BAR Special News Report
Updated July 8, 2008
"Does a “Dead Sea Scroll in stone” cast new light on early Jewish and Christian views of the messiah? That is the question raised by an intriguing ancient text, a question now being debated in newspapers, web sites and blogs.
The text, called “Gabriel’s Vision” by Ada Yardeni, the Israeli scholar who first published it, is written in ink on stone and dates to about the late first century B.C. and early first century A.D. The text first came to wide attention when our print publication, Biblical Archaeology Review published Yardeni’s “A New Dead Sea Scroll in Stone?” in its January/February 2008 issue (Yardeni pointed out that had the text been written on leather, she would have thought of it as another Dead Sea Scroll fragment).
“Gabriel’s Vision” consists of 87 lines, divided into two columns. The text is written in the first person, apparently by someone named Gabriel, and contains numerous Biblical phrases. It is an apocalyptic text and seems to have been written by a supporter of the Davidic dynasty. You can read Yardeni’s BAR article by clicking on the link above and you can also see her transcription of the Hebrew text and her English translation.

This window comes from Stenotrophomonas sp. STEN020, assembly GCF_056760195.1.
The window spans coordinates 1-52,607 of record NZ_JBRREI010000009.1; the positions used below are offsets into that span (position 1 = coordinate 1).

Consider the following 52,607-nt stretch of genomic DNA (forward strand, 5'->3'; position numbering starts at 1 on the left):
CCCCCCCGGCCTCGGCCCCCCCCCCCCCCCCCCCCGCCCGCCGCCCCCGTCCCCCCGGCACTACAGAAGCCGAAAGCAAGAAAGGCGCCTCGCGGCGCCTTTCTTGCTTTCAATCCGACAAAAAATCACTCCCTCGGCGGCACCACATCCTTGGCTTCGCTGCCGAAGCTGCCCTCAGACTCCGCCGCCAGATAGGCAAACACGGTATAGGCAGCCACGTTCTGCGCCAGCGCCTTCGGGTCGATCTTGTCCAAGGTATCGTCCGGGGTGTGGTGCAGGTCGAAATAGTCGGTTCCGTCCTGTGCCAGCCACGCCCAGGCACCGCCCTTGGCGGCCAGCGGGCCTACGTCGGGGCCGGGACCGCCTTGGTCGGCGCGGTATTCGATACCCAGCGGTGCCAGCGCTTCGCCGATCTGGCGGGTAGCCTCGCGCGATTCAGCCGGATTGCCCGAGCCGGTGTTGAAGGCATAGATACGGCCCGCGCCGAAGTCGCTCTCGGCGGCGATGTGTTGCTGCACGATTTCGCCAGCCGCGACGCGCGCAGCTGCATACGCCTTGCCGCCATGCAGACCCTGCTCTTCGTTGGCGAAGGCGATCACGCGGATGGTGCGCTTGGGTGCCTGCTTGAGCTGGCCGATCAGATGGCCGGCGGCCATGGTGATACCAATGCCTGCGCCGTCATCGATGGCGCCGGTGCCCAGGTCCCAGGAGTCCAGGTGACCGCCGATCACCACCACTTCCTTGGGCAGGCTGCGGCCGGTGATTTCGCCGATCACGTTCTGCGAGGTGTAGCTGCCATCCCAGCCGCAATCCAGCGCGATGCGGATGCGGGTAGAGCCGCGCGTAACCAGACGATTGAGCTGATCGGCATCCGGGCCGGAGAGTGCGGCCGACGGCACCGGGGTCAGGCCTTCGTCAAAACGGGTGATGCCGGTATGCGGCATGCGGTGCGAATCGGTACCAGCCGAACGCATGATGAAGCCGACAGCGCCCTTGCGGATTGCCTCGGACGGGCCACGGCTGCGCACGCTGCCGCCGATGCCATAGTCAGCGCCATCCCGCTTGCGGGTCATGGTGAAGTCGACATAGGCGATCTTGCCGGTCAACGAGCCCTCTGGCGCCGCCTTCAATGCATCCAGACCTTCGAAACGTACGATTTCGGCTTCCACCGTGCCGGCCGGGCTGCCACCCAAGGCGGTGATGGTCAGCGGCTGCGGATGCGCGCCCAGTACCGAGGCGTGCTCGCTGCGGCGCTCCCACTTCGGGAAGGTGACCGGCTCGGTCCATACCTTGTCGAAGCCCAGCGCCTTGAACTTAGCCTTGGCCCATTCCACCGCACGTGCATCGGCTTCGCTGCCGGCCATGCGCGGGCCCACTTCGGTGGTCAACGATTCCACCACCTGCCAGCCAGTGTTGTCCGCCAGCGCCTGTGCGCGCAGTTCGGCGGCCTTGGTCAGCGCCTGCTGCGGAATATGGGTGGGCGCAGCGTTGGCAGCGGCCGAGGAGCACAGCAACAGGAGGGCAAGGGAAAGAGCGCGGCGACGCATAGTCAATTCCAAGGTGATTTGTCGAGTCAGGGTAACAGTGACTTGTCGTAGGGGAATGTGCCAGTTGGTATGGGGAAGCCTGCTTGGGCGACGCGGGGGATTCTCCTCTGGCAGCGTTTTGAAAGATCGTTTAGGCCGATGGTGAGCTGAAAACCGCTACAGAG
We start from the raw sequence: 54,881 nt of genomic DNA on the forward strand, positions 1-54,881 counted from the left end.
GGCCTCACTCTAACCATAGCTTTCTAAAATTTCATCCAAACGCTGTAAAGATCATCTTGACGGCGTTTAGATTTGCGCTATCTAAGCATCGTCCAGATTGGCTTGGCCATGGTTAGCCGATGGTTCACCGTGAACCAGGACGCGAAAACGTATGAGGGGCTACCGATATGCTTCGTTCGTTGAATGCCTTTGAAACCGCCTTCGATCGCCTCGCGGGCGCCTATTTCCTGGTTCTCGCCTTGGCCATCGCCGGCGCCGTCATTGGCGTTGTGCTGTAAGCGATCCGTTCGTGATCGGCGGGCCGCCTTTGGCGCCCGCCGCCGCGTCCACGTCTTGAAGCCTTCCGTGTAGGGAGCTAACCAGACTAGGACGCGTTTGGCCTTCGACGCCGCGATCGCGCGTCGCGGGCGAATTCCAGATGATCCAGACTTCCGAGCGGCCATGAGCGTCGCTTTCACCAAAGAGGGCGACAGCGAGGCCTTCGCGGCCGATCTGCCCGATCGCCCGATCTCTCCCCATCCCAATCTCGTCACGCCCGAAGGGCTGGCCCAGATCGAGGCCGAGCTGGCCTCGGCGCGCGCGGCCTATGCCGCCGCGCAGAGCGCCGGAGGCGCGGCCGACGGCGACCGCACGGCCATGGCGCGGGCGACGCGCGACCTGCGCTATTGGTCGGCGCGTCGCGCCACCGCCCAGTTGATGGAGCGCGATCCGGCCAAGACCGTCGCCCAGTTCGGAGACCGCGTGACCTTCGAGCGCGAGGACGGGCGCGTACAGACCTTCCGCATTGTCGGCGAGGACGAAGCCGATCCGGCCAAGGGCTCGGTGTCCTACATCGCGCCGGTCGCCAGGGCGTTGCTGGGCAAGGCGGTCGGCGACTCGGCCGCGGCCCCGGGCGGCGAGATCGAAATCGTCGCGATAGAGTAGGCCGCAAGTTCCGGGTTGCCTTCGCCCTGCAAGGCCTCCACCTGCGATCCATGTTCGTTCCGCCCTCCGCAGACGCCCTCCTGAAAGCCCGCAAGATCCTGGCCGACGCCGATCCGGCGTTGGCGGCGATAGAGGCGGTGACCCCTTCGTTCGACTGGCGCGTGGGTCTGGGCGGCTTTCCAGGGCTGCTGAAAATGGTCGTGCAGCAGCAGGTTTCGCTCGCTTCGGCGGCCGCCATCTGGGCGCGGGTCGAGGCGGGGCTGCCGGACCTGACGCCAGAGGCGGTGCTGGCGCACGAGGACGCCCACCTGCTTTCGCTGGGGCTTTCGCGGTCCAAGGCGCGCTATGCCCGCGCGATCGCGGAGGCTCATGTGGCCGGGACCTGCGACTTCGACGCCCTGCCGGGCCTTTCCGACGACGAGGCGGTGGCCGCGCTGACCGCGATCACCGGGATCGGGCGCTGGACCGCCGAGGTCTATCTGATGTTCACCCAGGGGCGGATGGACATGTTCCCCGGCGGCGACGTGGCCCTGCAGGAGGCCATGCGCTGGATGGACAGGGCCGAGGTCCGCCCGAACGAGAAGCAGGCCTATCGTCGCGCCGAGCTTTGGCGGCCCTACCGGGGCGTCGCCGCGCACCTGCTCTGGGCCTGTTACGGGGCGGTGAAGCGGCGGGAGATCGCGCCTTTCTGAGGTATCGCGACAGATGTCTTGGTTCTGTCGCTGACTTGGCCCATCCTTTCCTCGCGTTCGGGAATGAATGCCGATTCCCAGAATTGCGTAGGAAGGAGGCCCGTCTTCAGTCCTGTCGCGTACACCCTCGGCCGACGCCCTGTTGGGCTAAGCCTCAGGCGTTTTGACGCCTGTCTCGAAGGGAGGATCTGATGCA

But now the story has taken on a new twist. A major New York Times article (July 6, 2008) described research by Hebrew University textual scholar Israel Knohl, which claims that “Gabriel’s Vision” provides important new insights into the early Jewish and Christian concepts of the messiah. A more complete article tracking Knohl’s research—by the man himself—will be published in the September/October 2008 issue of Biblical Archaeology Review.
Knohl looks at the history of Jewish and Christian messianism and explores their similarities and differences. The new stone Dead Sea Scroll opens up a new chapter in the history of this relationship, according to Knohl.
In this pre-Christian Jewish text, he finds references to two different concepts of the messiah—one, the Messiah son of David; and the other, the Messiah son of Joseph (Ephraim). The return of the messiah of David would involve a military victory. Indeed, the Davidic messiah will institute the messianic age with a “day of battle.” He will make his enemies “a footstool.” The Messiah son of David is a triumphal messiah. Ephraim, or the Messiah son of Joseph, is a very different kind of messiah and reflects a new kind of messianism. This kind of messianism involves suffering and death. In the new Dead Sea Scroll in stone, Knohl sees a messiah who suffered, died and rose.
Quoting the Gospels, Knohl finds that Jesus himself rejects the concept of the militant Messiah son of David.
Also in the stone Dead Sea Scroll, an archangel orders someone to arise from the dead in three days. Although the text is difficult, the setting clearly reflects death and bloodshed."